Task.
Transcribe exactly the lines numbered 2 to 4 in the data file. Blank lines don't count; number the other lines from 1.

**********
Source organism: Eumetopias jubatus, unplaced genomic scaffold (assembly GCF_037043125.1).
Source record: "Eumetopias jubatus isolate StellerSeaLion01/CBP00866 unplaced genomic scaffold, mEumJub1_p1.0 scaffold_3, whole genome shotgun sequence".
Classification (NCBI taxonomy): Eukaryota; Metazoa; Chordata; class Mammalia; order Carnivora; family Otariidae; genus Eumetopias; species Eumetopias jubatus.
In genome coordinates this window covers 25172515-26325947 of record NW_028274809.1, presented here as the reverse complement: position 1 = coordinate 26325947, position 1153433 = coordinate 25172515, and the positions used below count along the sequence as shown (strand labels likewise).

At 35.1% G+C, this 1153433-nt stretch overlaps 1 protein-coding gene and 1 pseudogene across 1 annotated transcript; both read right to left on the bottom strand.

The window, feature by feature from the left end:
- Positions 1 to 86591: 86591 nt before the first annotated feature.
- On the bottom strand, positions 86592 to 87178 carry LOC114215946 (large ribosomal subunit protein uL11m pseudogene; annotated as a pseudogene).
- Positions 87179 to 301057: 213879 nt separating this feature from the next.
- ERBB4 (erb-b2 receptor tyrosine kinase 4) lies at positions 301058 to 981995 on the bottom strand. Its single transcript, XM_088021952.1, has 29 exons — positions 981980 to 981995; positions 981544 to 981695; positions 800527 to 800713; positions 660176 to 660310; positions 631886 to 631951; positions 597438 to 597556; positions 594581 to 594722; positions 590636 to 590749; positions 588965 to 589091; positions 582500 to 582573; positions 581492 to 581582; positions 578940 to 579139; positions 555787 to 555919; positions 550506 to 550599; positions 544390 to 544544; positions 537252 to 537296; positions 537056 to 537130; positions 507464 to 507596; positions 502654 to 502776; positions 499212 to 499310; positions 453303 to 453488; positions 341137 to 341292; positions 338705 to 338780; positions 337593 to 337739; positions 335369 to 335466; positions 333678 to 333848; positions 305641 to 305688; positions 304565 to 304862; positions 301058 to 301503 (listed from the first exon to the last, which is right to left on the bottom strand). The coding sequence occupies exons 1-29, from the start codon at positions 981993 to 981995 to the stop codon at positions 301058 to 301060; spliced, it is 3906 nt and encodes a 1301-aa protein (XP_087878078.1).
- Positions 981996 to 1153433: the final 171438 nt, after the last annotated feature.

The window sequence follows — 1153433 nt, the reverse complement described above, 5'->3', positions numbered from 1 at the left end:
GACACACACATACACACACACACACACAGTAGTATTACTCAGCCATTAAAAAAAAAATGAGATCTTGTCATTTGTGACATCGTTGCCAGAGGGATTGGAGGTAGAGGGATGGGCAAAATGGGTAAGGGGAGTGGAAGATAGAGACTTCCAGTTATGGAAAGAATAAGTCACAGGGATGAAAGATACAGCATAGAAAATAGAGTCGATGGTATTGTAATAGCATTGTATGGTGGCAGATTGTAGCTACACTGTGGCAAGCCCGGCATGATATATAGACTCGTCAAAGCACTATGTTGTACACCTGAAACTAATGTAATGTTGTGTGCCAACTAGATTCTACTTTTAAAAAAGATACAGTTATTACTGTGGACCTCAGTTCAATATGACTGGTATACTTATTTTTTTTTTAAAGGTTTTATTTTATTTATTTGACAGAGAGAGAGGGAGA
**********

Source record: "Eumetopias jubatus isolate StellerSeaLion01/CBP00866 unplaced genomic scaffold, mEumJub1_p1.0 scaffold_3, whole genome shotgun sequence".
Classification (NCBI taxonomy): Eukaryota; Metazoa; Chordata; class Mammalia; order Carnivora; family Otariidae; genus Eumetopias; species Eumetopias jubatus.
In genome coordinates this window covers 25172515-26325947 of record NW_028274809.1, presented here as the reverse complement: position 1 = coordinate 26325947, position 1153433 = coordinate 25172515, and the positions used below count along the sequence as shown (strand labels likewise).